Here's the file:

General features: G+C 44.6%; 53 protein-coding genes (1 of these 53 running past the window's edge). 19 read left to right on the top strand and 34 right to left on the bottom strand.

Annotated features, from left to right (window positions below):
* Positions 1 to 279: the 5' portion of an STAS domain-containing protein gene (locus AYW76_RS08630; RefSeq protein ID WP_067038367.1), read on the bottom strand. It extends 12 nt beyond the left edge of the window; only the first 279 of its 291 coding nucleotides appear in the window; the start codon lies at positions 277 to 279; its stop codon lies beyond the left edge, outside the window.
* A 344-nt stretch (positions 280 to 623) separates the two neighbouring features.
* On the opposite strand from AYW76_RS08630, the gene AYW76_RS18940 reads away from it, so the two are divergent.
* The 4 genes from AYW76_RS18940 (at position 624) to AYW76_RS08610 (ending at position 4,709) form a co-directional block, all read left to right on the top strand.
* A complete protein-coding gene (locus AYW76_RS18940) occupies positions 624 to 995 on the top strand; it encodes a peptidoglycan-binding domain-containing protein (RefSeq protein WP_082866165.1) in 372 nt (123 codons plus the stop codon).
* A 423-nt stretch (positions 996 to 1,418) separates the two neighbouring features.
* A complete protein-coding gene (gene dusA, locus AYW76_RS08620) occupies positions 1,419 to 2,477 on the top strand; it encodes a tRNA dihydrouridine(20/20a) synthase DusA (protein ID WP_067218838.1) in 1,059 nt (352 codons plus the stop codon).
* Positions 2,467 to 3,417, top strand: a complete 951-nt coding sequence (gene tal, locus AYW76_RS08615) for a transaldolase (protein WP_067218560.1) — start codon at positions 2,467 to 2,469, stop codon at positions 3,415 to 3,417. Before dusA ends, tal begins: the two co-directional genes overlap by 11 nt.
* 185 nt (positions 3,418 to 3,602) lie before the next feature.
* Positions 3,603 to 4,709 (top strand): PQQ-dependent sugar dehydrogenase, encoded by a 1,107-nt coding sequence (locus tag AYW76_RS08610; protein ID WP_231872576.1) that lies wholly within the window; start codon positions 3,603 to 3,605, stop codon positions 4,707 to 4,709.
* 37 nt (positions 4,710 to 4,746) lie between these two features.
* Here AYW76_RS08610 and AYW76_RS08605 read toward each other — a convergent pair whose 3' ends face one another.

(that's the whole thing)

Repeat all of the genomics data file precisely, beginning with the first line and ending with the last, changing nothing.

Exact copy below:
General features: G+C 44.6%; 53 protein-coding genes (1 of these 53 running past the window's edge). 19 read left to right on the top strand and 34 right to left on the bottom strand.

Annotated features, from left to right (window positions below):
* Positions 1 to 279: the 5' portion of an STAS domain-containing protein gene (locus AYW76_RS08630; RefSeq protein ID WP_067038367.1), read on the bottom strand. It extends 12 nt beyond the left edge of the window; only the first 279 of its 291 coding nucleotides appear in the window; the start codon lies at positions 277 to 279; its stop codon lies beyond the left edge, outside the window.
* A 344-nt stretch (positions 280 to 623) separates the two neighbouring features.
* On the opposite strand from AYW76_RS08630, the gene AYW76_RS18940 reads away from it, so the two are divergent.
* The 4 genes from AYW76_RS18940 (at position 624) to AYW76_RS08610 (ending at position 4,709) form a co-directional block, all read left to right on the top strand.
* A complete protein-coding gene (locus AYW76_RS18940) occupies positions 624 to 995 on the top strand; it encodes a peptidoglycan-binding domain-containing protein (RefSeq protein WP_082866165.1) in 372 nt (123 codons plus the stop codon).
* A 423-nt stretch (positions 996 to 1,418) separates the two neighbouring features.
* A complete protein-coding gene (gene dusA, locus AYW76_RS08620) occupies positions 1,419 to 2,477 on the top strand; it encodes a tRNA dihydrouridine(20/20a) synthase DusA (protein ID WP_067218838.1) in 1,059 nt (352 codons plus the stop codon).
* Positions 2,467 to 3,417, top strand: a complete 951-nt coding sequence (gene tal, locus AYW76_RS08615) for a transaldolase (protein WP_067218560.1) — start codon at positions 2,467 to 2,469, stop codon at positions 3,415 to 3,417. Before dusA ends, tal begins: the two co-directional genes overlap by 11 nt.
* 185 nt (positions 3,418 to 3,602) lie before the next feature.
* Positions 3,603 to 4,709 (top strand): PQQ-dependent sugar dehydrogenase, encoded by a 1,107-nt coding sequence (locus tag AYW76_RS08610; protein ID WP_231872576.1) that lies wholly within the window; start codon positions 3,603 to 3,605, stop codon positions 4,707 to 4,709.
* 37 nt (positions 4,710 to 4,746) lie between these two features.
* Here AYW76_RS08610 and AYW76_RS08605 read toward each other — a convergent pair whose 3' ends face one another.